Eventually, Amy Marie started noticing a difference in her body.

“When the weight started dropping off (I was my heaviest at 247 pounds) and others saw me diligently working at it, it became infective and others started following me and asking for advice,” she said. “This accountability has become one of my strongest motivators to stay in shape and continue the healthy lifestyle I’ve adopted.”

Amy Marie concluded with a few more tips for anyone struggling with their weight.

“Anything is possible if you want it bad enough,” she said. “Having a solid support system is essential for any lifestyle change as well as the belief that you are capable and worthy of your own attention and respect. Making time for yourself and your health is as essential for your new physical self as your emotional and mental health. Learn to embrace a healthy relationship with food and fake it until you make it. Even if you hate exercise with a passion, do it anyway and tell yourself you love it. Eventually it becomes habit and before you know it you’re teaching a Zumba class and preaching the benefits of quinoa. It happens.”


Amanda Lee McCarthy 

Amanda Lee McCarthy is a singer/songwriter from New Hampshire. She has released two EP’s consisting of all original music. While her music is mostly pop, she also incorporates alternative, rock, country, indie, and blues. McCarthy has won many awards including “Singer/Songwriter of the Year” by Limelight Magazine in 2013.

McCarthy recently spoke with Limelight about her new lifestyle. She explains how she balances the life of being a busy musician with keeping a healthy body. McCarthy acknowledged that staying healthy is hard for a lot of people but it’s especially difficult for musicians due to their chaotic schedules.

“I definitely think there is a challenge that comes along with staying healthy, especially with me in particular,” McCarthy said. “I am on the road driving to gigs very often and when I am at my busiest, it feels as though I live in my car. Not having a lot of time to prepare healthy meals, I used to find myself constantly in the drive thru line at McDonald’s, Dunkin Donuts, etc. It took a lot of discipline to snap out of that habit and choose healthier snacks and meals when I am on the run.’

McCarthy talked about her personal journey towards the happy, healthy woman she is today.

“I was personally very unhappy with my body and my appearance,” she began. “It really clicked with me when I started performing with my band members as opposed to only playing acoustic shows. I realized that always having my guitar in front of me was almost like a safety net and a shield to hide the parts of my body I was insecure about. It made me nervous to really open up and perform to the best of my ability when singing with my band.”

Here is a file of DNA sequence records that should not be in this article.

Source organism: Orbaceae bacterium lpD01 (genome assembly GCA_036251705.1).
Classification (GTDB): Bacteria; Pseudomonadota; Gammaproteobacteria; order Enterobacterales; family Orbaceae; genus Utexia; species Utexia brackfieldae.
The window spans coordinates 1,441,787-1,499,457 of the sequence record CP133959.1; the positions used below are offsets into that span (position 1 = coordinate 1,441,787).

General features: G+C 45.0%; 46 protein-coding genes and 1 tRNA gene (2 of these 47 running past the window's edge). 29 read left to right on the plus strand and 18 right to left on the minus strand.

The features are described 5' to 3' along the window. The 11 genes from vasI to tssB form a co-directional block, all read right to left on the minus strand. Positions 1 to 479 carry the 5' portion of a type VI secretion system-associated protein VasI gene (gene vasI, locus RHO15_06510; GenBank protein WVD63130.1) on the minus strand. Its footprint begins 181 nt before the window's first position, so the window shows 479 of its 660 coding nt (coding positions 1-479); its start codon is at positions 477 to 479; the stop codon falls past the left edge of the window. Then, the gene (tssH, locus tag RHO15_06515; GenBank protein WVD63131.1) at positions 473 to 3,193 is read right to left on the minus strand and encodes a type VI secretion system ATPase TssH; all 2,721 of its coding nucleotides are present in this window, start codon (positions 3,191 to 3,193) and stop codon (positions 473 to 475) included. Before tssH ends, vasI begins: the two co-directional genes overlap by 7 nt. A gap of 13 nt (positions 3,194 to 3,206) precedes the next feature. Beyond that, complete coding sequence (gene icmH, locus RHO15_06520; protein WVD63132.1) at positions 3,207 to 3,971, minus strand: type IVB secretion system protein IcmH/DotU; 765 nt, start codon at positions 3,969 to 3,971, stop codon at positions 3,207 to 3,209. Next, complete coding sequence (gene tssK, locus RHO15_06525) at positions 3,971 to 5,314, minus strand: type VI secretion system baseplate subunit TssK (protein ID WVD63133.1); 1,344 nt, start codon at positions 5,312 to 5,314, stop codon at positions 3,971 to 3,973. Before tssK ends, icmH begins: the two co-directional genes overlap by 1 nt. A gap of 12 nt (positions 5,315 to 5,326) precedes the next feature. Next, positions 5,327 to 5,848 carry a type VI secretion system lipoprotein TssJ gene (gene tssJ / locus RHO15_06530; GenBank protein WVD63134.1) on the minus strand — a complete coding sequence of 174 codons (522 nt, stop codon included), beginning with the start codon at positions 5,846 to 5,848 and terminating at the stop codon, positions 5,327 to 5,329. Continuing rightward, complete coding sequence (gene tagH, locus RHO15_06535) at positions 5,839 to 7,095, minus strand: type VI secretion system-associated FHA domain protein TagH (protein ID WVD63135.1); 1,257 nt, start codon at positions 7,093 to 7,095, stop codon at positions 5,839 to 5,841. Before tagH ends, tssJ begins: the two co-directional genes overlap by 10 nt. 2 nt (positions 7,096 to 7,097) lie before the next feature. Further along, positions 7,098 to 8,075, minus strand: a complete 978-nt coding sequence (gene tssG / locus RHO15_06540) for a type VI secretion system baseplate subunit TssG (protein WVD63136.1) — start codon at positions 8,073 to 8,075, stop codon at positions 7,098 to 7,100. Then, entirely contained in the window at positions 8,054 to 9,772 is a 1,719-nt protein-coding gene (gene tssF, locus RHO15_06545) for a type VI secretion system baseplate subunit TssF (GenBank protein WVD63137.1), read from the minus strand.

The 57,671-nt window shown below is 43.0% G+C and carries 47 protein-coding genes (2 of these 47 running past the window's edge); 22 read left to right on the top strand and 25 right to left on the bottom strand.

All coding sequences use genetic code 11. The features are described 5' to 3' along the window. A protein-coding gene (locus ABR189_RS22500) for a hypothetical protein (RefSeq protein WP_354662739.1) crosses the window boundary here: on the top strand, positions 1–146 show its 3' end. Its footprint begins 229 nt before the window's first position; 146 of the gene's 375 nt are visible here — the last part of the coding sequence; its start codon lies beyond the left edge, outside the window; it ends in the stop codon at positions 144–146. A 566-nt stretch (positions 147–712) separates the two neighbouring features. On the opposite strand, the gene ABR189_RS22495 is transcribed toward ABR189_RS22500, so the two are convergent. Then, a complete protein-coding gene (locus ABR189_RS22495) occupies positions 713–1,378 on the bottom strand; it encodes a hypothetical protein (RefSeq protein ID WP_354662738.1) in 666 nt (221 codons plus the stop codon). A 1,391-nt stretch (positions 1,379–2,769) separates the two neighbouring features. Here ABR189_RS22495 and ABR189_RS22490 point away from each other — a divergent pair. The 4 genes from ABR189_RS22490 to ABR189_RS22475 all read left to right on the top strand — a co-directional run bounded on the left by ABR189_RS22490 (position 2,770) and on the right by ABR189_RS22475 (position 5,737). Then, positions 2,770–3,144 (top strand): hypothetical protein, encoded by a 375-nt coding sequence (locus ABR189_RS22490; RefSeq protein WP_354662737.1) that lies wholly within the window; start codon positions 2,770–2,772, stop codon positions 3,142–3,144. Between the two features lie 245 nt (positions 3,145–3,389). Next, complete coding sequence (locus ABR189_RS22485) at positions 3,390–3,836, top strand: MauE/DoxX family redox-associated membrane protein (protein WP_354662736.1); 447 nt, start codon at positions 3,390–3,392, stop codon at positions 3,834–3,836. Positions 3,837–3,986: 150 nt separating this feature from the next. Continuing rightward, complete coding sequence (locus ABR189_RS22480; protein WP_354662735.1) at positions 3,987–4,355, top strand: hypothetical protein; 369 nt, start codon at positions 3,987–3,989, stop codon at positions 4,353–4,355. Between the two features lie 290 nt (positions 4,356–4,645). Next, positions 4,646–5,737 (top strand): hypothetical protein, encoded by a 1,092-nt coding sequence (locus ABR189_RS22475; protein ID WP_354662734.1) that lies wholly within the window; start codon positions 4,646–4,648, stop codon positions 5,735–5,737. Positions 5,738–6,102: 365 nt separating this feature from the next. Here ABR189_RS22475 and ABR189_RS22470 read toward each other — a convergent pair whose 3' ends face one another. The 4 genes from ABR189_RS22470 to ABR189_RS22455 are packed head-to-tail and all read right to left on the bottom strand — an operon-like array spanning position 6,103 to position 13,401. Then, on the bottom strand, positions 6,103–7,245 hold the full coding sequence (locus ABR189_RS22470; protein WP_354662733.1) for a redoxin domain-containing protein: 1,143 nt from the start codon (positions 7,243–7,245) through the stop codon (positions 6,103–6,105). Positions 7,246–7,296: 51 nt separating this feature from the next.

Once McCarthy realized she was unhappy with her appearance, she made a change. Her first step was eating healthier. She went pescatarian for a while and eventually settled on a diet that she was happy with.

“I’ve lost almost thirty pounds and feel much more comfortable on stage now,” she said. “It’s much easier to let loose and get into the music without being so insecure about my appearance, and even off stage, my confidence in my body and myself has skyrocketed.”

McCarthy talked about the strategies she uses to stay healthy while actively pursuing her musical career. She started by talking about the black hole of snacking. Although snacking can be one of weight loss’s biggest enemies, McCarthy explained some ways in which she snacks in a healthy way.

“All gas station marts, in addition to junk food, offer granola/energy bars, trail mix, nuts, peanut butter crackers, (most offer) bananas, and many more great options if you are hungry and need a snack,” she said. “If you feel the need to munch on something, I highly recommend Harvest Snaps. Also, Dunkin Donuts offers their DDSmart menu which has some healthier options lower in fat and calories. I also really enjoy ProSnax snack packs, which I have seen available in both Walmart and Hannaford’s. My final advice, if you have an early start to your day, is to wake up even 20 minutes earlier and eat breakfast at home as opposed to grabbing something on the run. Not only is it better for you but you save money as well!”

Eating well is the most important challenge for someone trying to lose weight but so is working out. McCarthy said that she wishes she had more time to workout but can only fit in some formal walking workouts since she is also a full-time mom to a beautiful two year old daughter. For musicians, or anybody with a busy schedule, McCarthy recommends making diet changes the priority, especially at first. She also recommends switching things up and keeping your diet interesting so you don’t stray.

“I know it’s so tough to balance the on-the-run lifestyle with healthy lifestyle choices,” McCarthy began. “My best advice, especially with food and snacks, is to mix it up. When I eat the same things, I find myself craving a default to a cheeseburger or a bacon filled breakfast sandwich. Mix up your snacks: granola bar one day, fruit the next, nuts the day after. Meals: Don’t just eat salad. Include different vegetables, rices, and a variety of protein. Even if you don’t eat meats, you can find great amounts of protein in fish, beans and avocados.”

McCarthy also spoke about the connection between a healthy body and a healthy mind.

“For me personally, having a healthier body led to me having a healthier mind but it was because of an unhealthy mind that I had an unhealthy body with unhealthy habits,” she said. “However, I’d say that a healthy body can lead to a healthy mind quicker than the other way around. All it takes is the inspiration to start, willpower to avoid the cravings, and the courage to stick it out until you start to see a difference in your body. From there, the inspiration is natural and will carry you through to whatever your own personal health goal may be.”